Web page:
Predicting the efficacy of an antibiotic in a patient is a critical component of successfully treating infection. Currently, there is an over-reliance on susceptibility assays involving pure bacterial cultures and controlled growth conditions. These conditions are drastically different to those experienced by the bacteria during infection. Hence, these assays fail to account for extrinsic factors that influence antibiotic susceptibility in the infection environment. This contributes to unacceptable rates of treatment failure. Staphylococcus aureus is responsible for numerous difficult-to-treat infections and antibiotic treatment failure is common. The identification of novel extrinsic factors that significantly influence S. aureus antibiotic susceptibility in vivo will greatly improve our ability to predict antibiotic efficacy in patients, leading to improved treatment outcomes. These factors may include host interactions, nutrient and oxygen availability and interactions with other microorganisms during polymicrobial infection. Our preliminary studies demonstrate that P. aeruginosa produced molecules dramatically alter S. aureus antibiotic susceptibility. We find the production of these molecules is highly variable among P. aeruginosa clinical isolates. Preliminary experiments in mice suggest these interactions play an important role in determining antibiotic efficacy in vivo. We hypothesize that P. aeruginosa strongly influences S. aureus antibiotic susceptibility in patients during polymicrobial infection.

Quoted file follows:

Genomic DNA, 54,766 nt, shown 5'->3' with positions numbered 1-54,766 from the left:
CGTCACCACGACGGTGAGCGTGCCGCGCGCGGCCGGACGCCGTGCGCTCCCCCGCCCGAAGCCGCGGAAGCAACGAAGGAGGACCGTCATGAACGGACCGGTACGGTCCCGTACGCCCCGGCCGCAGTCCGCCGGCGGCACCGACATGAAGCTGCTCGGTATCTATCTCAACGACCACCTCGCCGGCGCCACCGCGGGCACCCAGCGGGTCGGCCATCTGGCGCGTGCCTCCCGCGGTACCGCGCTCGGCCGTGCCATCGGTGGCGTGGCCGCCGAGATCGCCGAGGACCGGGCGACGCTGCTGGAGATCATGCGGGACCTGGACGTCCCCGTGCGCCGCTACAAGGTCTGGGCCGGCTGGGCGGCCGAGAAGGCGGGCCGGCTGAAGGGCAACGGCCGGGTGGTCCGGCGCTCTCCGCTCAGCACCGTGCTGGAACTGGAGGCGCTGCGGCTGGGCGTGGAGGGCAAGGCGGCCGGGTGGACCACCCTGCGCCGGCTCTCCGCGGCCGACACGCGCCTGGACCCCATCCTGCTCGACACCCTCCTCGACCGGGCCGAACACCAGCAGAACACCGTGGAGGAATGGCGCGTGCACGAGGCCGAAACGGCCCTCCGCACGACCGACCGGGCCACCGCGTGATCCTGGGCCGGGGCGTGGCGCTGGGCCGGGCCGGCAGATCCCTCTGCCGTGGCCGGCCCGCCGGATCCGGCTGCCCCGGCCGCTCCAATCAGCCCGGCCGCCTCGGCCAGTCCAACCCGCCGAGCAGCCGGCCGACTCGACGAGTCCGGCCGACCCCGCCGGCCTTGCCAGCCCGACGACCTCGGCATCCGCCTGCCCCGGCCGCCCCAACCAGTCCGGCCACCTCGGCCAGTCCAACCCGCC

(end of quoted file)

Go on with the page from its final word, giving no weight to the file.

In Aim 1, we propose to elucidate the molecular mechanisms responsible for this altered antibiotic efficacy. Elucidation of these mechanisms will improve our understanding of S. aureus antibiotic tolerance and may also lead to the development of novel adjuvants for the eradication of S. aureus populations.
In Aim 2, to determine the importance of P. aeruginosa/S. aureus interactions in patients, we will examine clinical isolate pairs from burn and cystic fibrosis patients.
In Aim 3, to determine the relevance of these interactions during infection, we will examine antibiotic efficacy against S. aureus mono-infection and during co-infection with P. aeruginosa using two complimentary mouse models of infection. Together, these experiments promise to reveal the role of bacterial interaction in determining the outcome of antibiotic treatment of S. aureus. This will facilitate the future development of more sophisticated, more accurate susceptibility determination and improved treatment outcomes in patients.

Public Health Relevance

Predicting how well an antibiotic will work against an infection is of major clinical significance. The interaction of Staphylococcus aureus with Pseudomonas aeruginosa results in a complete transformation of the antibiotic susceptibility profile of S. aureus. Here we will investigate the specific mechanisms involved in this altering of susceptibility and its relevance in the treatment of polymicrobial infection.

National Institute of Health (NIH)
National Institute of Allergy and Infectious Diseases (NIAID)
Research Project (R01)
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Bacterial Pathogenesis Study Section (BACP)
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Huntley, Clayton C
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University of North Carolina Chapel Hill
Schools of Medicine
Chapel Hill
United States
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Radlinski, Lauren; Rowe, Sarah E; Kartchner, Laurel B et al. (2017) Pseudomonas aeruginosa exoproducts determine antibiotic efficacy against Staphylococcus aureus. PLoS Biol 15:e2003981